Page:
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ORIGINAL ARTICLE
Year : 2020  |  Volume : 64  |  Issue : 5  |  Page : 53-60  

HIV/AIDS-Related risk behaviors, HIV prevalence, and determinants for HIV prevalence among hijra/transgender people in India: Findings from the 2014–2015 integrated biological and behavioural surveillance


1 Assistant Director General, Strategic Information Management Division, National AIDS Control Organization, Ministry of Health and Family Welfare, Government of India, New Delhi, India
2 Consultant, Strategic Information Management Division, National AIDS Control Organization, Ministry of Health and Family Welfare, Government of India, New Delhi, India
3 Former Technical Officer, Strategic Information Management Division, National AIDS Control Organization, Ministry of Health and Family Welfare, Government of India, New Delhi, India
4 Associate Consultant, Strategic Information Management Division, National AIDS Control Organization, Ministry of Health and Family Welfare, Government of India, New Delhi, India
5 Former Consultant; Strategic Information Division, The Joint United Nations Programme on HIV/AIDS (UNAIDS), New Delhi, India
6 Former Senior Advisor, Strategic Information Division, The Joint United Nations Programme on HIV/AIDS (UNAIDS), New Delhi, India

Date of Submission19-Nov-2019
Date of Decision20-Feb-2020
Date of Acceptance27-Feb-2020
Date of Web Publication14-Apr-2020

Correspondence Address:
Dr. Pradeep Kumar
National AIDS Control Organization, Ministry of Health and Family Welfare, Government of India, 36 Janpath Road, New Delhi - 110 001
India
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Source of Support: None, Conflict of Interest: None


DOI: 10.4103/ijph.IJPH_55_20

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   Abstract 


Background: Hijra or transgender (H/TG) people are significantly affected by HIV in India. HIV prevalence among H/TG is the second highest after people who inject drugs. Effective interventions require understanding about various risk behaviors and associated factors for high prevalence. Objectives: This study analyzes the known risk behaviors and vulnerabilities of HIV-positive and HIV-negative H/TG people to identify the determinants of HIV seropositivity in this high-risk group. Methods: Using secondary data from India's 2014 to 2015 Integrated Biological and Behavioural Surveillance survey, this analysis was conducted among 3325 H/TG people across seven states. Probability-based sampling methods were used to recruit H/TG people. Informed consent was obtained for the collection of behavioral information and blood samples for HIV testing. Multivariable binary logistic regression analysis was undertaken to identify the determinants of HIV seropositivity. Results: HIV prevalence for this group of respondents was 9.5%. Multivariable analysis of survey data revealed higher odds of HIV infection if H/TG had regular male partners (adjusted odds ratio [AOR]: 1.81, confidence interval [CI]: 1.07–3.06), were living in the states of Maharashtra (AOR: 6.08, CI: 3.02–12.22) and Odisha (AOR: 2.91, CI: 1.05–8.06), and were members of self-help groups (AOR: 2.08, CI: 1.04–4.14). None of the demographic or behavioral correlates of risk were found to be associated with HIV infection. Conclusion: The findings suggest that community and structural factors, which are inadequately covered in surveys such as IBBS, play a more important role than individual behavioral factors.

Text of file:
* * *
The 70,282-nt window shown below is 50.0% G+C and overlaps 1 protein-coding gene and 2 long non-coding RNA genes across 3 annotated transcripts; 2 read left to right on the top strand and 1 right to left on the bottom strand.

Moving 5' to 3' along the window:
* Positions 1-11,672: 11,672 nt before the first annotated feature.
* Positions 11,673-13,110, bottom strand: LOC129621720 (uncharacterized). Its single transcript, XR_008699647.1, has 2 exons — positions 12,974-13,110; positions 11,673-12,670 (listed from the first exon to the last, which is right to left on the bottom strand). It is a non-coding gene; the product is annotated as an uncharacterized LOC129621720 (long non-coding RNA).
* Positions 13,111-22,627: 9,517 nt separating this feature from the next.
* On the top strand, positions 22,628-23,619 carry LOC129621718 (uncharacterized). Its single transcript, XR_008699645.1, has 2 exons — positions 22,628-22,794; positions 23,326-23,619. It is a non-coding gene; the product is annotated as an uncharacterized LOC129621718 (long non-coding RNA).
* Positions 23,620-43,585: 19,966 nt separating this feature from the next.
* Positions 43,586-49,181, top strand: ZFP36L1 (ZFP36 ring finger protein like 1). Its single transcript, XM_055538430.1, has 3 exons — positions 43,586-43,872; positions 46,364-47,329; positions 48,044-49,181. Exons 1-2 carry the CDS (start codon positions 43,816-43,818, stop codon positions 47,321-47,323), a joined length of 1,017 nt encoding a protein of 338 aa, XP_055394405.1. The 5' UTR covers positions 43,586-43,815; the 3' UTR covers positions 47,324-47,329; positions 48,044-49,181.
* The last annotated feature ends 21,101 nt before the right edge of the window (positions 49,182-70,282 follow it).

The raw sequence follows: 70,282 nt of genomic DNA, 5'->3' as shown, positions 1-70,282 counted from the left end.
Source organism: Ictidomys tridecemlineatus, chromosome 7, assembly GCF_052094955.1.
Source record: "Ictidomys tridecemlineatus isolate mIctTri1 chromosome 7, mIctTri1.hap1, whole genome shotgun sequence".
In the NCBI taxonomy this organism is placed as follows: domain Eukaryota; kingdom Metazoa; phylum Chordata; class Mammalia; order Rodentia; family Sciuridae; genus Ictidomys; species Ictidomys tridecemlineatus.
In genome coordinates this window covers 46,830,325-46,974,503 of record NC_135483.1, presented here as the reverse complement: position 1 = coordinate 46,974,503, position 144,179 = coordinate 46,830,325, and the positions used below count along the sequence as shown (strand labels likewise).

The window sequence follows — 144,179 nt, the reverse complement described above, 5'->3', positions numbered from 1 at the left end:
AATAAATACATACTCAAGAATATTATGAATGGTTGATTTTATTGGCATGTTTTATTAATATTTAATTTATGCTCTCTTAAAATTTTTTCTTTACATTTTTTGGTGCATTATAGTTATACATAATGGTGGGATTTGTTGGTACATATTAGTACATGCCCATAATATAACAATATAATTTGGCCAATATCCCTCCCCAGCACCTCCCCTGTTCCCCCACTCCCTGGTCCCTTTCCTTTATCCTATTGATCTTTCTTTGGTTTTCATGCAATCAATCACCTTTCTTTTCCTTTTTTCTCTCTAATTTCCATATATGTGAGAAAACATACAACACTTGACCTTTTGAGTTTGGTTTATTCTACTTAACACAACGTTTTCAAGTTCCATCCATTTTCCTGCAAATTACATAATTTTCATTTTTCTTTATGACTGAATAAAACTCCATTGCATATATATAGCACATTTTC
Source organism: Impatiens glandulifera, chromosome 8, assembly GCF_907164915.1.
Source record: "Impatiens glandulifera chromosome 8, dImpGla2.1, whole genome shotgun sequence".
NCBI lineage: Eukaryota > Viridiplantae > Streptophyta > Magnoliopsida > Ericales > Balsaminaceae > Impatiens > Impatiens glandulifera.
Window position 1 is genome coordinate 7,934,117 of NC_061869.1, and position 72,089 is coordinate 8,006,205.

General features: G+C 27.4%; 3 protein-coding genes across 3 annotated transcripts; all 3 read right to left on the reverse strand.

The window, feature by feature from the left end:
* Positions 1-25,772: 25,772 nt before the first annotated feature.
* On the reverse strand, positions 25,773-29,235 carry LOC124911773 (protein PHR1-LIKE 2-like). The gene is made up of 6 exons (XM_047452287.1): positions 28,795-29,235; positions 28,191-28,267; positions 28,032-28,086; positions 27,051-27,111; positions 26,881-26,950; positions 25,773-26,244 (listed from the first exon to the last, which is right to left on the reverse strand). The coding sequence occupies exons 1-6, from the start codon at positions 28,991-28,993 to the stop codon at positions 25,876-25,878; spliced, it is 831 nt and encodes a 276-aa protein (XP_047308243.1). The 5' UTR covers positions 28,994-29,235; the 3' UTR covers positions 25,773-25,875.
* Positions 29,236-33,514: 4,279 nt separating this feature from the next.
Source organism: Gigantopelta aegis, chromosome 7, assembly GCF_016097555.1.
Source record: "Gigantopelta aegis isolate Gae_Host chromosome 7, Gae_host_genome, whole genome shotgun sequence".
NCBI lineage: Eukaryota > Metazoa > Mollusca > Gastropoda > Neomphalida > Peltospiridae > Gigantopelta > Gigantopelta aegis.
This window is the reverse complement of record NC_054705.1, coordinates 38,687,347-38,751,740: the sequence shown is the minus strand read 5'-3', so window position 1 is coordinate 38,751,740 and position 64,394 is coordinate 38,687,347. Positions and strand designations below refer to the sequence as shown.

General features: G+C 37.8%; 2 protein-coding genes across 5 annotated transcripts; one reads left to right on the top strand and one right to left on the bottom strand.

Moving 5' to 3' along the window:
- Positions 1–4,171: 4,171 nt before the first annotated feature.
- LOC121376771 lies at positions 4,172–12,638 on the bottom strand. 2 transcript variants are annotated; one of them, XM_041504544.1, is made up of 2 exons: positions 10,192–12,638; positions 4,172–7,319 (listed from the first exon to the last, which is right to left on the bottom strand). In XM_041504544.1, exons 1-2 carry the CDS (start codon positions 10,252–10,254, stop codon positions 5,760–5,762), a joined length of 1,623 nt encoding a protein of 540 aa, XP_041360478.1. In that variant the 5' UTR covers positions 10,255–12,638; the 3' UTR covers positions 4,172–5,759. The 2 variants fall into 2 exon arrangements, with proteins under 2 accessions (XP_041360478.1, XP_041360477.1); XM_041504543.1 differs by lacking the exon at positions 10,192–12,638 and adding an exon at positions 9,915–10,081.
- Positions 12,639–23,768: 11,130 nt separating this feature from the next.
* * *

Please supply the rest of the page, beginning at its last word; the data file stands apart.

Keywords: Determinants, Hijras/transgender people, HIV, sexual behavior, surveillance


How to cite this article:
Rajan S, Kumar P, Sangal B, Kumar A, Ramanathan S, Ammassari S. HIV/AIDS-Related risk behaviors, HIV prevalence, and determinants for HIV prevalence among hijra/transgender people in India: Findings from the 2014–2015 integrated biological and behavioural surveillance. Indian J Public Health 2020;64, Suppl S1:53-60

How to cite this URL:
Rajan S, Kumar P, Sangal B, Kumar A, Ramanathan S, Ammassari S. HIV/AIDS-Related risk behaviors, HIV prevalence, and determinants for HIV prevalence among hijra/transgender people in India: Findings from the 2014–2015 integrated biological and behavioural surveillance. Indian J Public Health [serial online] 2020 [cited 2020 Jun 3];64, Suppl S1:53-60. Available from: http://www.ijph.in/text.asp?2020/64/5/53/282416




   Introduction Top


Transgender (TG) people bear a disproportionately higher risk for HIV and sexually transmitted infections (STIs).[1],[2] The term “TG” refers to individuals whose gender identity or expression differs from the sex assigned at birth.[3] TG people, who were born male, but self-identify as female, are at much higher risk for HIV infection as shown by evidence collected around the world.[2],[4],[5] Through a systematic review of data from 15 countries, Baral et al. estimated HIV prevalence in TG at 19.1% with a 49-fold increase in odds of infection in this group compared to the general adult population.[3] Research suggests that HIV infections among TG are driven by multiple factors.[6] At the individual level, sex work, unprotected anal sex, multiple sex partners, coinfections with perianal STIs, limited HIV knowledge, gender-affirming hormone use, and interplay of psychosocial health problems, such as depression and substance use/abuse, play an important role in increasing HIV vulnerability and risk.[1],[2] At the community level, social determinants such as stigma, discrimination, violence, and victimization due to TG identity, together with high levels of HIV within the group, are major factors of HIV risk.[2],[7],[8]